One through Five. D.C. alleged that DHS failed to properly
monitor D.C.'s care and treatment and failed to
adequately investigate Case's "prior conduct and
propensities." D.C. also claimed that DHS had failed to
take reasonable steps to protect him by placing him in a safe
home and removing him from Case's home when DHS knew of
Case's sexual abuse of D.C. and others.
DHS and Berry answered the complaint, jointly, and, after a
period of discovery, DHS moved for summary judgment. It
attached the affidavit of Dr. Kim Shackelford who was the
deputy administrator for the Division of Family and Children
Services with DHS. DHS maintained that it had complied with
all of the statutorily required background checks of Case and
had conducted a thorough home study of Case's home.
Further, DHS noted that a caseworker had visited D.C. twice
in Case's home. While DHS admitted that there were prior
allegations of physical abuse by Case, it noted that the
allegations had been determined to be unsubstantiated and
that there had been no report of sexual misconduct by Case
until after D.C. had reported his allegations to DHS. DHS
argued that it was entitled to immunity from civil liability
in connection with formulating its licensing policies and
procedures under Mississippi Code Section 43-15-125 (Rev.
2015). It also argued that the facts of the case demonstrated
that DHS was entitled to immunity under Mississippi Code
Section 11-46-9(1)(d) (Rev. 2012) of the Mississippi Tort
Claims Act (MTCA).
D.C. responded to DHS's motion for summary
judgment. He detailed the abuse against him and
alleged that DHS "made no effort to provide psychiatric
care or counseling" to him after Case's abuse of
him. D.C. also alleged that DHS ignored Case's abuse of
B.W. and D.W. D.C. argued that three genuine issues of
material fact precluded summary judgment. First, D.C.
maintained that DHS had prior knowledge of the acts of Case.
Second, D.C. alleged that he would have been in danger had he
been left in the care of Case after January 1, 2012. Third,
D.C. pointed to Case's criminal conviction after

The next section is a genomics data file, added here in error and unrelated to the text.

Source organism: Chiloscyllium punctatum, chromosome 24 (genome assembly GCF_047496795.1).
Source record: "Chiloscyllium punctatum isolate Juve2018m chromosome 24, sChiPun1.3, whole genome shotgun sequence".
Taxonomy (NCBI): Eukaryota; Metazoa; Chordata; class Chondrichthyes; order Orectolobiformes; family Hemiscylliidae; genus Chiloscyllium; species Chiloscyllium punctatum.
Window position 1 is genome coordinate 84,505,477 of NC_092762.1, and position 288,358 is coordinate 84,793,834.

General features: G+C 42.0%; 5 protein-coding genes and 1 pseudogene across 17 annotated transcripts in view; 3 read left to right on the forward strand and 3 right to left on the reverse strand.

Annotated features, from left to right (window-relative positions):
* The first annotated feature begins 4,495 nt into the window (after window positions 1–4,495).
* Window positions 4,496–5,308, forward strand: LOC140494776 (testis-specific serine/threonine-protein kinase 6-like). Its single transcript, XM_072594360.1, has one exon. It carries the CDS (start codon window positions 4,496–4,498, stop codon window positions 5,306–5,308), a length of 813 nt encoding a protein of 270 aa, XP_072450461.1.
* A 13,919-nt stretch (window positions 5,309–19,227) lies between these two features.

D.C.'s allegations of abuse.
Next, DHS moved to strike each of D.C.'s exhibits to his
motion for summary judgment except the sentencing order. DHS
argued that D.C.'s exhibits two through six and eight
were hearsay and lacked authentication. DHS also maintained
that exhibit seven, Littleton's affidavit, was hearsay.
D.C. did not respond to DHS's motion to strike.
Two years later, DHS renewed its motion for summary judgment
and its motion to strike. The circuit court held a hearing
and found that Littleton's affidavit-while it contained
hearsay-created a genuine issue of material fact with regard
to actual knowledge of DHS. The circuit court also ruled that
it could not determine at that stage in the litigation
whether DHS was entitled to immunity under the
discretionary-function exception of Section 11-46-9(1). The
circuit court denied DHS's renewed motion or summary
judgment as well as its motion to strike.
Aggrieved, DHS filed a petition for interlocutory appeal,
which a panel of this Court granted. On appeal, DHS asks us
to determine whether the circuit court erred in denying its
motion for summary judgment. After review, we reverse in part
the circuit court's denial of summary judgment to DHS
under Section 43-15-125, and we affirm in part the circuit
court's denial of summary judgment under Section
11-46-9(1)(d), because DHS did not meet its burden under
Mississippi Rule of Civil Procedure 56.